Great Lakes Coalition 2019 Annual Membership Meeting

With lake levels being at near-record highs and with erosion and property damages mounting, residents are searching for reasons and for solutions.  Why have water levels that were at record lows just a few years ago risen so rapidly, and to near-record levels?  What kind of solutions or assistance can we hope for from the state, federal government, Corps of Engineers?  Coalition President Joe Milauckas of Saugatuck opened the meeting by giving a history of how and why the Coalition was formed back in 1986 during another devasting high water period.  The Coalition has been instrumental in voicing members' concerns to the Internation Joint Commission and to the U.S. Army Corps of Engineers. 

Coalition Vice President Roger Smithe of Manistee then talked about the fluctuating water levels over the years, asking who had previously installed shoreline protection, and who now needs shoreline protection.  He described the workings of the International Joint Commission (IJC) and the International Lake Superior Board of Control (ILSBC), an agency of the IJC, whose responsibility is regulating the outflow from Lake Superior into Lake Michigan-Huron.  Supposedly the ILSBC has no control over Lake Michigan levels but there are several things they could do to stem the flow.  These measures were recommended by the IJC in the past but have never been implemented:

1.  Reverse the flow of the Long Lac-Ogoki rivers in Canada back into Hudson Bay.

2.  Increase the Chicago Diversion.

3.  Remove obstructions accommodating marinas in the Niagara River.

4.  Refurbish and reopen the Black Rock Lock.

5.  Increase outflow in the Welland Canal.

Vice President Smithe concluded his presentation by stating that we need your help.  Voice your concerns and document your erosion conditions to the IJC, U.S. Army Corps of Engineers, Michigan Dept. of Environmental Quality and Michigan Governor Gretchen Whitmer, Senators Debbie Stabenow and Gary Peters and the representative from your district.  Search their websites and you can contact them in the message boxes provided.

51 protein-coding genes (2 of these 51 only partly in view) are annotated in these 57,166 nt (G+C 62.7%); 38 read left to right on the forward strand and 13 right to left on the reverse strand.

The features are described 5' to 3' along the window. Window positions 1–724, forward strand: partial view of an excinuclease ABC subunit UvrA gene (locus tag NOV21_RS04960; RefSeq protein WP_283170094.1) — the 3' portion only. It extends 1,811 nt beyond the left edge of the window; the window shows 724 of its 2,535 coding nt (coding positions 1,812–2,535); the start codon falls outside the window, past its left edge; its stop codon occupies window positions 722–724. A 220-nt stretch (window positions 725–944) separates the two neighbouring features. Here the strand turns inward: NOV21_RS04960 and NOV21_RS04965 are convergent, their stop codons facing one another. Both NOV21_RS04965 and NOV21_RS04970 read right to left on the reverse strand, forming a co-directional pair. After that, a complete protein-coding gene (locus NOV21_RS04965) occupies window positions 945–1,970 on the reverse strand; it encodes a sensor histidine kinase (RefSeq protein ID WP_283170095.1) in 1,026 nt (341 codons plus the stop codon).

President Milauckas then introduced Melissa “Missy” Kropfreiter, P.E., Hydrology Engineer with the U.S. Army Corps of Engineers, Detroit District Office.  Ms. Kropfreiter stated that the Corps has been collecting lake level data for 100 years now.  Record high level was set in 1986.  The record low level was set in January 2013.  That winter had very little ice cover causing much evaporation.  We are now at almost-record highs and the water has risen fast.  Why?  The ice cover plays a role in evaporation and water temperature.  The last two years had good ice cover thereby limiting evaporation.  Precipitation also plays a role and 2018 was the wettest year on record with 2019 also being very wet – there is a lot of water in the system.  She described the “net basin supply” which consists of Evaporation plus Precipitation plus Runoff plus inflow from upstream (St. Marys River from Lake Superior to Lake Michigan-Huron) minus outflow (Chicago Diversion).  Lake levels are lowest in winter, start to rise in Spring with melting and runoff, peak during the summer months and start to lower in the Fall with evaporation.   Ms. Kropfreiter stated that the International Joint Commission regulates, the Corps executes.  She also recommended contacting the IJC and government officials to make our voices hears.  As far as dealing with Mother Nature, implement adaptive management.

 

 

 

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